Figure 1 shows the distribution of the ratios of owner valuation to sales price and AVM to sales price, with all values above the 95th percentile replaced with the 95th percentile and all values below the 5th percentile replaced with the 5th percentile. Table 1 reports some descriptive statistics of these distributions (prior to altering the tails).2 Both distributions are centered around one, indicating that the bias in the median estimate is fairly small. The average bias is positive in both cases, owing to a long right-hand tail where the valuations are much higher than the sales price. Many of the observations in this tail have a fairly low sales price. Therefore, the price-weighted average ratio, which would be more relevant if one were interested in measuring aggregate value, is close to 1 for both ratios. While the midpoints of the two distributions are quite similar, the ratio of AVM to sales price is more disperse than the ratio of owner valuation to sales price. For example, 65 percent of the owner estimates are within 10 percent of the sales price, while only 51 percent of AVM estimates are within this range. Thus, while it seems that both owner reports and AVMs generate an unbiased estimate of sales price, a randomly-chosen owner valuation from this sample is a little more likely to be close to the sales price than a randomly-chosen AVM estimate. It is worth noting, however, that these distributions are still both fairly wide, with one third of owner valuations and one half of AVM valuations being more than 10 percent away from the sales price.
Table 1: Descriptive Statistics for Figures 1 and 2
|Homes Sold 2 to 4 Months Later
|Homes Sold in 2016
|Owner Val / Sales Price
|AVM / Sales Price
|Owner Val / Adj. Sales Price
|AVM / Adj. Sales Price
|Average of 48th to 52nd percentile
|Fraction between 0.9 and 1.1
|Fraction less than .75 or more than 1.25
|Number of observations
Source: Authors' calculations based on the 2014 ACS, the Zillow House Value Index (ZHVI), AVM data, and tax assessor data.
One issue with comparing owner reports to sales prices only a few months later is that, even if the homes are not already under contract, the owner is probably paying close attention to housing market conditions and may even have their home on the market. Therefore, the owner valuations shown in Figure 1 are probably not representative of the randomly-chosen owner.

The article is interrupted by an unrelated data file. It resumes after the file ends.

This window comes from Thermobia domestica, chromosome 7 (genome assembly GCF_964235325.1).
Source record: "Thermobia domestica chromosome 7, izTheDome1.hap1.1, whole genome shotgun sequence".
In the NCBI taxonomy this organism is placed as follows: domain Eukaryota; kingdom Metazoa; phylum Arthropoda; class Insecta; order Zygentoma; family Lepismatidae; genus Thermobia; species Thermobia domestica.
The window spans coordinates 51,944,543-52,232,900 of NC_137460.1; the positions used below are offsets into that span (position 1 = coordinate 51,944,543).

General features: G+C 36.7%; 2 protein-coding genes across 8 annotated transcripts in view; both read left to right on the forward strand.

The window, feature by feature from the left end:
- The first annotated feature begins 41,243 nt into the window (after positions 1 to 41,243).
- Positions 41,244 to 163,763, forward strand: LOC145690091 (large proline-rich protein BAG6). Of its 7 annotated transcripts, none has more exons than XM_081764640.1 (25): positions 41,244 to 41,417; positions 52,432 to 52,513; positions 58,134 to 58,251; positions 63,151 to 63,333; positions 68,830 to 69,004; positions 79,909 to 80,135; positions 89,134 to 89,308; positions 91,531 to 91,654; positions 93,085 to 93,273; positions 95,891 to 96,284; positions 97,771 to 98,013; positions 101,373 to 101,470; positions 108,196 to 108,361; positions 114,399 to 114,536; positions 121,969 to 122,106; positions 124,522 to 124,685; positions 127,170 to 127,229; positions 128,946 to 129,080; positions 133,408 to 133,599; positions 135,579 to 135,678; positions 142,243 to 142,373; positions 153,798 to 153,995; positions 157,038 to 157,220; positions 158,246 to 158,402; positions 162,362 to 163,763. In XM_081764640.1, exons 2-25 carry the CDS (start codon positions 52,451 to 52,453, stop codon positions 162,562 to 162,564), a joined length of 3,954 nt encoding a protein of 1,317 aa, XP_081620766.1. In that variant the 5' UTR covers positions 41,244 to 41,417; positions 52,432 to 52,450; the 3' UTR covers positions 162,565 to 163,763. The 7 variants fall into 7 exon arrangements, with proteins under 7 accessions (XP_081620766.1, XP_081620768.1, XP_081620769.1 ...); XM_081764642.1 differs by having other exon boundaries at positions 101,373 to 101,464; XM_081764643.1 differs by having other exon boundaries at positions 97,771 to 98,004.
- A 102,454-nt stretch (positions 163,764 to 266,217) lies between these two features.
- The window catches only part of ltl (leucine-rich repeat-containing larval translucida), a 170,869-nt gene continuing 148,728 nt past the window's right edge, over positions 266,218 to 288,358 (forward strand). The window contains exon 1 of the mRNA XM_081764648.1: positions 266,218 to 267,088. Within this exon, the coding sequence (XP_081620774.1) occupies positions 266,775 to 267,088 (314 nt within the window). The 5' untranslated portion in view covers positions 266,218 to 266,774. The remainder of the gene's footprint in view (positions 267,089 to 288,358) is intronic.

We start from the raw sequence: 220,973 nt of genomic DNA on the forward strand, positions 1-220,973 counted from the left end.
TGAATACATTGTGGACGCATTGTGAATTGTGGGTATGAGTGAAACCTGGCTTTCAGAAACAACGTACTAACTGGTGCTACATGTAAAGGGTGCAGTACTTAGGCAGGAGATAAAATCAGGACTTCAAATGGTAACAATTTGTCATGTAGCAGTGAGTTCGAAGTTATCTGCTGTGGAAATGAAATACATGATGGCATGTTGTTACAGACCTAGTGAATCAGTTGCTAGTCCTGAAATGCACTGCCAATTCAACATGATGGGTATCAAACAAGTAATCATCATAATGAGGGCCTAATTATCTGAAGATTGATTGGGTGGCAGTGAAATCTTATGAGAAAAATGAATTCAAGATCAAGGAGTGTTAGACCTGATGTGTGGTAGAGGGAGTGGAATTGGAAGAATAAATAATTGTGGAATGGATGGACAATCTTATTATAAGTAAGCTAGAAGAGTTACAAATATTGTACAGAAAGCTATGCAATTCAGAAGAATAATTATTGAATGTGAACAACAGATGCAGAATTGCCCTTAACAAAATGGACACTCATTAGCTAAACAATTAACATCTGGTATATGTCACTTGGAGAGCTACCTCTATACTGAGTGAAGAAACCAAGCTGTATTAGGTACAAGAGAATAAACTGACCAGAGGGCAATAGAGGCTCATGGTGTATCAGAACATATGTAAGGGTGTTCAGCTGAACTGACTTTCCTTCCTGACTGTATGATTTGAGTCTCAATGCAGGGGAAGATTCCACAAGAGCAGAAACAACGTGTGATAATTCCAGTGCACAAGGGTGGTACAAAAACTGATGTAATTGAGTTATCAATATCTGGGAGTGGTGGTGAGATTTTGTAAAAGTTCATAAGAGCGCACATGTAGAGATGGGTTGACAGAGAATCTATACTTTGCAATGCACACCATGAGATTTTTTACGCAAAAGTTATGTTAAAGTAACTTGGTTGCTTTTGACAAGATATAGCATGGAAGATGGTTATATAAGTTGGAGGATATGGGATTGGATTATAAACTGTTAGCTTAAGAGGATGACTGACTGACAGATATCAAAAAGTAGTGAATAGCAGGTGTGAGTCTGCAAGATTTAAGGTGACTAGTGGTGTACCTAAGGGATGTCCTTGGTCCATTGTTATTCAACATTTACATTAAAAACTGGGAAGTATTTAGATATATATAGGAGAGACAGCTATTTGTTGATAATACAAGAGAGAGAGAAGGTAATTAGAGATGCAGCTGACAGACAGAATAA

To address this issue, we compare the owner valuations and AVM estimates to sales prices from transactions that occurred in 2016, which could be any time between 13 and 35 months following the valuation date. Our hope is that these sales are far enough in the future that most owners are not actively planning to put their home on the market. A drawback of this approach is that prices were generally increasing between 2014 and 2016, so we would expect the sales prices to be higher than the valuations. Following the literature, we attempt to address this issue by adjusting the sales price by the change in a local house price index from the valuation date to the sale date (Chan, Dastrup and Ellen 2016, Goodman and Ittner 1992). Specifically, we multiply the sales price in 2016 by the ratio of the county-level Zillow House Value Index (ZHVI) in the month the valuation occurred to the county-level ZHVI in the month of sale. This adjustment should account for price changes between 2014 and 2016, albeit imperfectly.
Figure 2 and Table 1 show that the ratios of valuations to this adjusted sale price are both centered more closely around zero, with the owner valuations still being a bit above the AVM valuations. For observations between the 48th and 52nd percentiles of their respective distributions (i.e. near the median), the average ratio of AVM to adjusted sales price is 1.00, while the average ratio of owner valuation to adjusted sales price is 1.02. These results suggest a slight degree of overvaluation by owner-occupants. Other research has also found that owners tend to over-estimate the value of their property (Benitez-Silva, Eren Heiland, Jimenez-Martin 2015, Chan, Dastrup and Ellen 2016. Depasquale and Somerville 1995, Goodman and Ittner 1992, Kiel and Zabel 1999). The dispersion of these two ratios is fairly similar, with only about 45 percent of valuations being within 10 percent of the adjusted sales price, and about 20 percent of valuations being more than 25 percent greater than or less than the sales price.